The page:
HEI invites you to get to know our fantastic staff members. Each month, we will highlight a different colleague. This month, learn about Dr. Tait Kellogg’s background and what drives her professionally.
Tait Kellogg brings to HEI both content knowledge in higher education as well as a broad set of methodological skills. Prior to her work as an external evaluator, she worked internally doing research and evaluation at Tulane University’s Center for Public Service. Tait’s aim is to provide useful, asset-based evaluation and facilitations. In a previous role as the data analyst at a college access nonprofit, she learned firsthand the challenge of understanding an organization’s impact internally. Tait is passionate about helping universities, nonprofits, and foundations conduct research and gain strategic tools that help them work towards their mission. Tait earned her BA from Millsaps College, her MA from Teachers College, Columbia University in Higher and Postsecondary Education and her PhD from Tulane University in the interdisciplinary program City, Culture and Community – Sociology.
What first drew you to work in higher education?
My passion for access and interest in expanding postsecondary opportunities is rooted in my personal experience. I was the first in my family to get my bachelor’s degree and I struggled to pay my way through my education. After getting my master’s, I worked in different areas of higher education like international education and career services in NYC, but I eventually moved to rural Mississippi, where I worked for the Woodward Hines Education Foundation with students who aspired to go to college but lacked easy access to quality information on applying to and paying for college. I saw myself in those students, and now ten years later, I see myself in many of the students supported by HEI’s research support work. I’m also now inspired by my colleagues working to help organizations identify how to connect students to meaningful work and meaningful life paths.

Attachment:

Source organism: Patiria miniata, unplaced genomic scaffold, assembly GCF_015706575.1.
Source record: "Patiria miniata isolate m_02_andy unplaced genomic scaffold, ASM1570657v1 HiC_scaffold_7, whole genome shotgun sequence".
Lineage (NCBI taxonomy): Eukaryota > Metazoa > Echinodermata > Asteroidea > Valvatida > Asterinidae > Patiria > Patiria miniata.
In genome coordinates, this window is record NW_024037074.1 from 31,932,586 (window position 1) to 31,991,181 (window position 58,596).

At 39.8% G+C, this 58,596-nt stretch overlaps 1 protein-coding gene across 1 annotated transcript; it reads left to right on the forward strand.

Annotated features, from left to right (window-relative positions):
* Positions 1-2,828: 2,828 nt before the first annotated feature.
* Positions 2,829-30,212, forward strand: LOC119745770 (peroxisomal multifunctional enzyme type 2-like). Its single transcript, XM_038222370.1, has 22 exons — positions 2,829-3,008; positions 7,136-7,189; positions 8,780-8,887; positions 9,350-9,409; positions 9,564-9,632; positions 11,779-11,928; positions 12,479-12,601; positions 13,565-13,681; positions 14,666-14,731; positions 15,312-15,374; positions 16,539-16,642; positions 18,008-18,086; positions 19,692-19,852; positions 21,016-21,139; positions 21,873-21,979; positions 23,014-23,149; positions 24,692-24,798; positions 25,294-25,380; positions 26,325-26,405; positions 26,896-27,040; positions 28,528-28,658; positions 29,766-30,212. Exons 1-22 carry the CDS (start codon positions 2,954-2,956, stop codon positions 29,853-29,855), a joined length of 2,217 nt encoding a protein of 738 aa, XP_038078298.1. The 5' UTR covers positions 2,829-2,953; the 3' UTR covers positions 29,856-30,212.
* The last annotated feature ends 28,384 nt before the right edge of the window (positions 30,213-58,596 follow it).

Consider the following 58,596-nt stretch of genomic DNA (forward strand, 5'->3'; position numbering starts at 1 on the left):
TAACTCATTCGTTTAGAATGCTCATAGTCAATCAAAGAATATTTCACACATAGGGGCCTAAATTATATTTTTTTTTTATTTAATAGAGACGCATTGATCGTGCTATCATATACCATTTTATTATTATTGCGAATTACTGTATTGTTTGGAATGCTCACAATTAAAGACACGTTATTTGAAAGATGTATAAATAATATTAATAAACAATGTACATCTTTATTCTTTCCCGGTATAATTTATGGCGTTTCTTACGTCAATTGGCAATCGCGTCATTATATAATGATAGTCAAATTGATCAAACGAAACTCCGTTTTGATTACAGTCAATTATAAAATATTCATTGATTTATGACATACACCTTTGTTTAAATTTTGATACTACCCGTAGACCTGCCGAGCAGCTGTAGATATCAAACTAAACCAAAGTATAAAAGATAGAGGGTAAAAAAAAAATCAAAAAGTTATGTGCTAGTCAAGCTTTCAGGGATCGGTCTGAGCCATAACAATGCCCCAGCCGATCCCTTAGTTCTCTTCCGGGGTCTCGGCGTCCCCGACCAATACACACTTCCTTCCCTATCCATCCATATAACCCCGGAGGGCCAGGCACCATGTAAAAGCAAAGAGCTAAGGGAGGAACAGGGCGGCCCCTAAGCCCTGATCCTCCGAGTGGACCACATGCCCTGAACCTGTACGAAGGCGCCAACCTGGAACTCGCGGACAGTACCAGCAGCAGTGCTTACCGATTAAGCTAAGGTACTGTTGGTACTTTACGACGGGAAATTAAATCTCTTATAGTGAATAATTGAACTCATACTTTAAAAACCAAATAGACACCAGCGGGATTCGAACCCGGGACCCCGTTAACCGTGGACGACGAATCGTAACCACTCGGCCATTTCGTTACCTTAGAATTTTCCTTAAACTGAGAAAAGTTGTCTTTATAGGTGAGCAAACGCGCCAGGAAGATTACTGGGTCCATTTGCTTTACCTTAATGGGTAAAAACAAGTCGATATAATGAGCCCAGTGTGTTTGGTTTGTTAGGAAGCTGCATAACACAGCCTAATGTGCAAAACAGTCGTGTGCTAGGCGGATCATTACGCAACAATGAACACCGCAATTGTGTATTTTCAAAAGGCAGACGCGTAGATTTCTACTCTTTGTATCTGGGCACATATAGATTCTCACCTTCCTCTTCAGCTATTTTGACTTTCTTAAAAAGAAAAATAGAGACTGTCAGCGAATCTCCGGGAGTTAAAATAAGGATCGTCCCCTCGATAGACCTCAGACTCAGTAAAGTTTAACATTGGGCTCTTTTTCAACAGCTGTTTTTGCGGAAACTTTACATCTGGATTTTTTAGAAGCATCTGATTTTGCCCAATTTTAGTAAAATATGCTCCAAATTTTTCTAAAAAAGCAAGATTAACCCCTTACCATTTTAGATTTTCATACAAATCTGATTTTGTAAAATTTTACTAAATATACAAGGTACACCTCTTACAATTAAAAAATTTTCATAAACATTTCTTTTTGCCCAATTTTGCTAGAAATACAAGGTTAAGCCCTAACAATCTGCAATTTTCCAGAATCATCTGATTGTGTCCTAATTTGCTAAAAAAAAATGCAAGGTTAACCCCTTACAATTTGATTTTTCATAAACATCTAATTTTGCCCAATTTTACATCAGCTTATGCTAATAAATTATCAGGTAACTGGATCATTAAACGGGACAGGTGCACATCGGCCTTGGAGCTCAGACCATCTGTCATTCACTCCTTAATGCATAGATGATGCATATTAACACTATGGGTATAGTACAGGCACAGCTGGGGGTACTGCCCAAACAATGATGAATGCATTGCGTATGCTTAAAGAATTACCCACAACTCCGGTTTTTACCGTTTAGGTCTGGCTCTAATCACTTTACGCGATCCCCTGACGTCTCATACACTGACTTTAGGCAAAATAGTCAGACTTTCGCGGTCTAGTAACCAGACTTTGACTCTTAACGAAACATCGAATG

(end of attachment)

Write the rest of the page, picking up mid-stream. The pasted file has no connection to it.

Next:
What is your favorite part of working at HEI and with HEI’s clients?
My favorite part is the staff–the team we have built. Our people have a wide variety of lived experiences, and they all authentically come together around the shared values of having high-level skills and wanting to bring them to people on-the-ground who are making a real impact in higher ed.
I also love the work we do! We get to explore questions in the world that are directly impacting people. We work quickly; we put out high quality products. We also try to be flexible with our clients, adapting to their needs as they evolve. For example, during COVID-19, we pivoted our research and strategic services work quickly to hear from learners and community partners to understand how higher education was unfolding during this unprecedented time, and offer immediately applicable recommendations to clients. If a philanthropic foundation wants to learn and strategize based on their own data, or a department wants to hire a firm to conduct high-quality custom research, HEI can support them in a way that is responsive to their inevitably changing needs.
What gives you hope in the work you do?
I have great hope for the power of education to transform individuals’ lives. I also have great hope for the power of learning for organizations–and that’s what we do at HEI. We help organizations become learning organizations so that they can be more effective in realizing their missions. Recently, we were doing a “data party,” which is where we help organizations make sense of their data–often massive amounts of data–and connect it to their work on the ground, and then grow from the learnings. We filter through that data and create slides, and then bring staff together to reflect on what has actually unfolded on the ground in the last year. Experiences like these are powerful for reducing fear around data and allowing staff members to feel more connected to aspects of the work that can feel abstract. In supporting organizations around learning and being strategic about how to become better, I find hope.